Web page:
Advisors run their businesses independently. Each advisor’s practice can be different. Here I’m describing the general practice.
Get-Acquainted Meeting and Quote
Most advisors offer a free first meeting. This gives you a chance to know each other and evaluate mutual fit. Meet with several candidates before you make a decision on which advisor you will pick. If the advisor is local, you can meet face to face. If the advisor is remote, it can happen by phone or via online video conferencing (Facetime, Duo, Skype, WebEx, GoToMeeting, …).
After hearing where you are at and what you need, the advisor typically gives you a quote based on their hourly rate and the estimated number of hours to complete whatever you are asking them to do. The estimated hours include both the time the advisor will meet with you and the time the advisor will work with your data and write the analysis and recommendations.
Hourly rate can be from $100 to $400. A consultation in one focused subject area can be 2 hours. A full comprehensive financial plan with analysis and recommendations for all subject areas can be 20-30 hours.
Fixed or Capped Fee
Some advisors will quote you a fixed or capped fee. When it’s fixed you pay that price no matter how many hours it takes. When it’s capped, if it takes fewer hours you will get a lower bill but if it takes more hours you won’t pay any more than the quoted cap. Either way you don’t have to worry about the advisor stopping the work in the middle and asking you to authorize more because they run out the estimated hours.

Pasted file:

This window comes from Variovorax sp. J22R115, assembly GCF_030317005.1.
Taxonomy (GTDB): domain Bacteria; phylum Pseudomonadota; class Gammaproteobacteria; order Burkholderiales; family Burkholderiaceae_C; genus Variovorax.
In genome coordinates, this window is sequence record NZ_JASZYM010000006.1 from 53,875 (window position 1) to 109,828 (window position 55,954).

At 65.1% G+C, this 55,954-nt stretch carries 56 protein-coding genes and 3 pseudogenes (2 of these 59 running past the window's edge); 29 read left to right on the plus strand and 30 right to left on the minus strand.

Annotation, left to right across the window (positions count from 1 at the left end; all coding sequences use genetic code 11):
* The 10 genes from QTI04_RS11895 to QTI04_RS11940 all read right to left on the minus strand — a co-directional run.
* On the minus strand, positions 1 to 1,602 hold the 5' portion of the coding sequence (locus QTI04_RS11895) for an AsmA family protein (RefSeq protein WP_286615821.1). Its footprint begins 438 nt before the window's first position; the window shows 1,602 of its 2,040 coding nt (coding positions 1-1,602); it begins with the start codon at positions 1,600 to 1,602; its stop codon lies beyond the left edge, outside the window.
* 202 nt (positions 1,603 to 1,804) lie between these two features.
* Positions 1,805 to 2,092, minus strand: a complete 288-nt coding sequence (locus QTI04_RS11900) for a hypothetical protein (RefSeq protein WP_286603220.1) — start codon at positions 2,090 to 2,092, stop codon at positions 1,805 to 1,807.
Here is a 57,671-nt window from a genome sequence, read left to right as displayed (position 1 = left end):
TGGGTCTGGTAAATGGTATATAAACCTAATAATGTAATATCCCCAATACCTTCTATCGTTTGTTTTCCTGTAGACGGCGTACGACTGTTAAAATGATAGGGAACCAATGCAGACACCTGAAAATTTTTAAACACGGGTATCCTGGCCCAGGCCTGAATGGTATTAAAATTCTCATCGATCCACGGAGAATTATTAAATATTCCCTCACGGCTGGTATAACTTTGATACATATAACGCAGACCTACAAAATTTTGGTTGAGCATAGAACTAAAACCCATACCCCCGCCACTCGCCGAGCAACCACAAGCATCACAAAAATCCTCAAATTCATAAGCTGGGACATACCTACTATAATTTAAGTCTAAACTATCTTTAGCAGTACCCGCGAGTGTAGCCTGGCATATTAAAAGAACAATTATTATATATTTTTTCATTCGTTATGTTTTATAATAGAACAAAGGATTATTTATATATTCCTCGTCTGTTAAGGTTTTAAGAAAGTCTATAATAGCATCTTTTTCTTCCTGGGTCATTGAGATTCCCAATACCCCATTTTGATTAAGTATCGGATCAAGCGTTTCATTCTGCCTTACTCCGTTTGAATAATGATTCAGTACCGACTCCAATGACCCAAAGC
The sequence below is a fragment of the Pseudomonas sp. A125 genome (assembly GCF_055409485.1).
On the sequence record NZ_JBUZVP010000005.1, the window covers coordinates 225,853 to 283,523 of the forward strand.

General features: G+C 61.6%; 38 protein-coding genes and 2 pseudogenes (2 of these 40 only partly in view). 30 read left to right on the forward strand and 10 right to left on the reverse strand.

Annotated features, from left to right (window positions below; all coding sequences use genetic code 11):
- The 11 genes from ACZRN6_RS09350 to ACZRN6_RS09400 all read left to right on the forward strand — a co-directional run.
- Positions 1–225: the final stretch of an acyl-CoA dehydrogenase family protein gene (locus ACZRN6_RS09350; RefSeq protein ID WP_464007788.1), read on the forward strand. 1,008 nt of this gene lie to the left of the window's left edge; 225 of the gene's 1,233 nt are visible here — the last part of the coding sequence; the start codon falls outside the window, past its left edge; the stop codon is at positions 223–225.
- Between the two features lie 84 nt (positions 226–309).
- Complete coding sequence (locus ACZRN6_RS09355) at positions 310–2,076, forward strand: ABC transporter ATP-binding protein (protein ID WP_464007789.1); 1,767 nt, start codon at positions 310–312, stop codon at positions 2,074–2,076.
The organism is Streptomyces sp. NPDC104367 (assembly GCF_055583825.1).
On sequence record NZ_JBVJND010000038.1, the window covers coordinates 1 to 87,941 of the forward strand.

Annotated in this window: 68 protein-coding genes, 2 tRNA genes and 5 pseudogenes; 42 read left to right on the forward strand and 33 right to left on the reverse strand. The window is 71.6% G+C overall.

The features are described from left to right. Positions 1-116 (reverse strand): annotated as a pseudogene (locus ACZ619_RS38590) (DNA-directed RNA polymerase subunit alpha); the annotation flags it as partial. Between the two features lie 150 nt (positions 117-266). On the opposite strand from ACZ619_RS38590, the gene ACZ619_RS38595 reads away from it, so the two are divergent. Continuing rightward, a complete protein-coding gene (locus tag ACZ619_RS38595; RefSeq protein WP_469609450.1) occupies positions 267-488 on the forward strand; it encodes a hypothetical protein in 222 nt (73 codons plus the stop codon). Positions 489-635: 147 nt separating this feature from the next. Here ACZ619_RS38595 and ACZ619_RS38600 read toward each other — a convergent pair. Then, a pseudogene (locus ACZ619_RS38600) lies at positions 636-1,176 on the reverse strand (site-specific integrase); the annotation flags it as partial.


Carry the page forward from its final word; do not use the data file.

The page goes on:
When you get the quote, make sure to confirm whether it’s fixed or capped.
Some advisors create packages for most frequently requested services. Here’s a sample of some packages I saw from one Advice-Only financial advisor based on a billing rate of $200/hour:
|Investment Portfolio 2nd Opinion Review||$400|
|Custom Investment Plan||$2,000|
|Retirement Plan and Cashflow Analysis||$2,000|
|Full Comprehensive Plan||$3,500|
Updates, Reviews, and Checkups
After you get the advice and you follow the advice, as things change, or if you just want to have a review, you are of course welcome to book a review session with the advisor however often you feel necessary.
The same advisor I used as an example above charges $600 for a review, which is based on 1 hour for meeting with you and 2 hours for analysis and assessment.
Much Less Than % of Assets
Although the up front cost can sound high — from several hundred dollars to several thousand dollars — it’s substantially less than the commission and the jacked up expenses in products other advisors sell to you or the recurring assets under management (AUM) fees calculated as a percentage of your assets.
Someone may tell you a 1%-of-assets fee is “standard.” 1% sounds small and it comes out of your investment gains, which makes it feel almost like a tip to the dealer at a casino for doing well. But simple math tells you it’s multiple times higher than the transparent fees charged by Advice-Only financial advisors.
1% of $250,000 is $2,500 per year, each and every year. 1% of $1 million is $10,000 per year, each and every year. The asset-based fees also automatically grow as you invest more and as your assets grow. After you get the advice and you follow the advice, you are supposed to go on periodic reviews at say $600 per session maybe once or twice a year. Or once in several years when everything is on track. With an advisor who charges you on a percentage of your assets you will be paying thousands or tens of thousands of dollars each and every year. You just don’t feel it when it’s automatically taken from your investments.